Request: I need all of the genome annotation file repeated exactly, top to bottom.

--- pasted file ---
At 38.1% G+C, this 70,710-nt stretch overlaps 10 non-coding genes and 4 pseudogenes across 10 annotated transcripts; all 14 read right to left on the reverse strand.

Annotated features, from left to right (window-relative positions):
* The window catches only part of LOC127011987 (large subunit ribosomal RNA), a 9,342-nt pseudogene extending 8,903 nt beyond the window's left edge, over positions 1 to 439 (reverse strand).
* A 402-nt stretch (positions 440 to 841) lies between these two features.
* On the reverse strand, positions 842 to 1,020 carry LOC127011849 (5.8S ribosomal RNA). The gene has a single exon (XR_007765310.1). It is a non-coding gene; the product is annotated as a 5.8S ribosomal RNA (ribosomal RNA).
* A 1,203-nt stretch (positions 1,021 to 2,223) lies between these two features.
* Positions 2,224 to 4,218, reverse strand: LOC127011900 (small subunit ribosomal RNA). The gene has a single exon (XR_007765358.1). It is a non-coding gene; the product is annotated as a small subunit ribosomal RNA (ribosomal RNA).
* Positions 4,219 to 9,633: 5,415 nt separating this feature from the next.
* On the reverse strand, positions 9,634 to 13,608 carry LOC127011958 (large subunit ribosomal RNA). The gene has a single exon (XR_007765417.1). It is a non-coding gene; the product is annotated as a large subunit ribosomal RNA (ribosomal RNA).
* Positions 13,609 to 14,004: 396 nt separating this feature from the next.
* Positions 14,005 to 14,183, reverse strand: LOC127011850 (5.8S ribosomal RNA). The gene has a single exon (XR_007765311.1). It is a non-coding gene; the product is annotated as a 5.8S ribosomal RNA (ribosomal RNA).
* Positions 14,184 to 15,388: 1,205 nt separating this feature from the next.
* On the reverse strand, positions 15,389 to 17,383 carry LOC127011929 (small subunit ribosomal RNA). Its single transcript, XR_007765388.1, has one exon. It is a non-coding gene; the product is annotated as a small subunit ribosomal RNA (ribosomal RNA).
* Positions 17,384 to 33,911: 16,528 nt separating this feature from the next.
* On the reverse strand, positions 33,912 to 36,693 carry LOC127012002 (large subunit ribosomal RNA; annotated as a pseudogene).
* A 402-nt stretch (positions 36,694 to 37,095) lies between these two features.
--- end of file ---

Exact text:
At 38.1% G+C, this 70,710-nt stretch overlaps 10 non-coding genes and 4 pseudogenes across 10 annotated transcripts; all 14 read right to left on the reverse strand.

Annotated features, from left to right (window-relative positions):
* The window catches only part of LOC127011987 (large subunit ribosomal RNA), a 9,342-nt pseudogene extending 8,903 nt beyond the window's left edge, over positions 1 to 439 (reverse strand).
* A 402-nt stretch (positions 440 to 841) lies between these two features.
* On the reverse strand, positions 842 to 1,020 carry LOC127011849 (5.8S ribosomal RNA). The gene has a single exon (XR_007765310.1). It is a non-coding gene; the product is annotated as a 5.8S ribosomal RNA (ribosomal RNA).
* A 1,203-nt stretch (positions 1,021 to 2,223) lies between these two features.
* Positions 2,224 to 4,218, reverse strand: LOC127011900 (small subunit ribosomal RNA). The gene has a single exon (XR_007765358.1). It is a non-coding gene; the product is annotated as a small subunit ribosomal RNA (ribosomal RNA).
* Positions 4,219 to 9,633: 5,415 nt separating this feature from the next.
* On the reverse strand, positions 9,634 to 13,608 carry LOC127011958 (large subunit ribosomal RNA). The gene has a single exon (XR_007765417.1). It is a non-coding gene; the product is annotated as a large subunit ribosomal RNA (ribosomal RNA).
* Positions 13,609 to 14,004: 396 nt separating this feature from the next.
* Positions 14,005 to 14,183, reverse strand: LOC127011850 (5.8S ribosomal RNA). The gene has a single exon (XR_007765311.1). It is a non-coding gene; the product is annotated as a 5.8S ribosomal RNA (ribosomal RNA).
* Positions 14,184 to 15,388: 1,205 nt separating this feature from the next.
* On the reverse strand, positions 15,389 to 17,383 carry LOC127011929 (small subunit ribosomal RNA). Its single transcript, XR_007765388.1, has one exon. It is a non-coding gene; the product is annotated as a small subunit ribosomal RNA (ribosomal RNA).
* Positions 17,384 to 33,911: 16,528 nt separating this feature from the next.
* On the reverse strand, positions 33,912 to 36,693 carry LOC127012002 (large subunit ribosomal RNA; annotated as a pseudogene).
* A 402-nt stretch (positions 36,694 to 37,095) lies between these two features.